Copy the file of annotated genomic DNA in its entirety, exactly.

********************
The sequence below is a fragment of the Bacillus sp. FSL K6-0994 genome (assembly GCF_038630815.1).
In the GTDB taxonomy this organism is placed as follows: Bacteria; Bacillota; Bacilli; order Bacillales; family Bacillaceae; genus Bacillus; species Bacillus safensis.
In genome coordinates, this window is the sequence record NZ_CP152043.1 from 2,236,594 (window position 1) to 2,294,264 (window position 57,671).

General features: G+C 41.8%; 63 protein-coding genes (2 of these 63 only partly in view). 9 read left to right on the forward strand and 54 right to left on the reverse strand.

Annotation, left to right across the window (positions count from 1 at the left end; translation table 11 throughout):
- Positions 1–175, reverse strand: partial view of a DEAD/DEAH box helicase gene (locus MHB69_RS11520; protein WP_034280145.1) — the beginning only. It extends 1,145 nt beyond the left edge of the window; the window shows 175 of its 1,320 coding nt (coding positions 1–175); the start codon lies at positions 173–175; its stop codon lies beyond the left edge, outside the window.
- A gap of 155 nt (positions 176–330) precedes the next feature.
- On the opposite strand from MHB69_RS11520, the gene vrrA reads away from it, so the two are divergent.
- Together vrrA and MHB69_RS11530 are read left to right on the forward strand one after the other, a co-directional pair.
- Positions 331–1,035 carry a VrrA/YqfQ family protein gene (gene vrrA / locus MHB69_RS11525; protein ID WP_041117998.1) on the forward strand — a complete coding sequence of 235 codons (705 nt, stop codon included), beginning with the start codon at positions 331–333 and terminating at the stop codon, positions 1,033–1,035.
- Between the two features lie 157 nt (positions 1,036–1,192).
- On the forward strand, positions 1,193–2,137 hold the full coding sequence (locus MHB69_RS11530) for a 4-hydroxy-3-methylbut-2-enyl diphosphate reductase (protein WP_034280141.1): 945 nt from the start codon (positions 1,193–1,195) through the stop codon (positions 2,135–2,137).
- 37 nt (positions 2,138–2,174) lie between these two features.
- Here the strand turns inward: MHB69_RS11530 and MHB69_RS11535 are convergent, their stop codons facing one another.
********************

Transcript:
The sequence below is a fragment of the Bacillus sp. FSL K6-0994 genome (assembly GCF_038630815.1).
In the GTDB taxonomy this organism is placed as follows: Bacteria; Bacillota; Bacilli; order Bacillales; family Bacillaceae; genus Bacillus; species Bacillus safensis.
In genome coordinates, this window is the sequence record NZ_CP152043.1 from 2,236,594 (window position 1) to 2,294,264 (window position 57,671).

General features: G+C 41.8%; 63 protein-coding genes (2 of these 63 only partly in view). 9 read left to right on the forward strand and 54 right to left on the reverse strand.

Annotation, left to right across the window (positions count from 1 at the left end; translation table 11 throughout):
- Positions 1–175, reverse strand: partial view of a DEAD/DEAH box helicase gene (locus MHB69_RS11520; protein WP_034280145.1) — the beginning only. It extends 1,145 nt beyond the left edge of the window; the window shows 175 of its 1,320 coding nt (coding positions 1–175); the start codon lies at positions 173–175; its stop codon lies beyond the left edge, outside the window.
- A gap of 155 nt (positions 176–330) precedes the next feature.
- On the opposite strand from MHB69_RS11520, the gene vrrA reads away from it, so the two are divergent.
- Together vrrA and MHB69_RS11530 are read left to right on the forward strand one after the other, a co-directional pair.
- Positions 331–1,035 carry a VrrA/YqfQ family protein gene (gene vrrA / locus MHB69_RS11525; protein ID WP_041117998.1) on the forward strand — a complete coding sequence of 235 codons (705 nt, stop codon included), beginning with the start codon at positions 331–333 and terminating at the stop codon, positions 1,033–1,035.
- Between the two features lie 157 nt (positions 1,036–1,192).
- On the forward strand, positions 1,193–2,137 hold the full coding sequence (locus MHB69_RS11530) for a 4-hydroxy-3-methylbut-2-enyl diphosphate reductase (protein WP_034280141.1): 945 nt from the start codon (positions 1,193–1,195) through the stop codon (positions 2,135–2,137).
- 37 nt (positions 2,138–2,174) lie between these two features.
- Here the strand turns inward: MHB69_RS11530 and MHB69_RS11535 are convergent, their stop codons facing one another.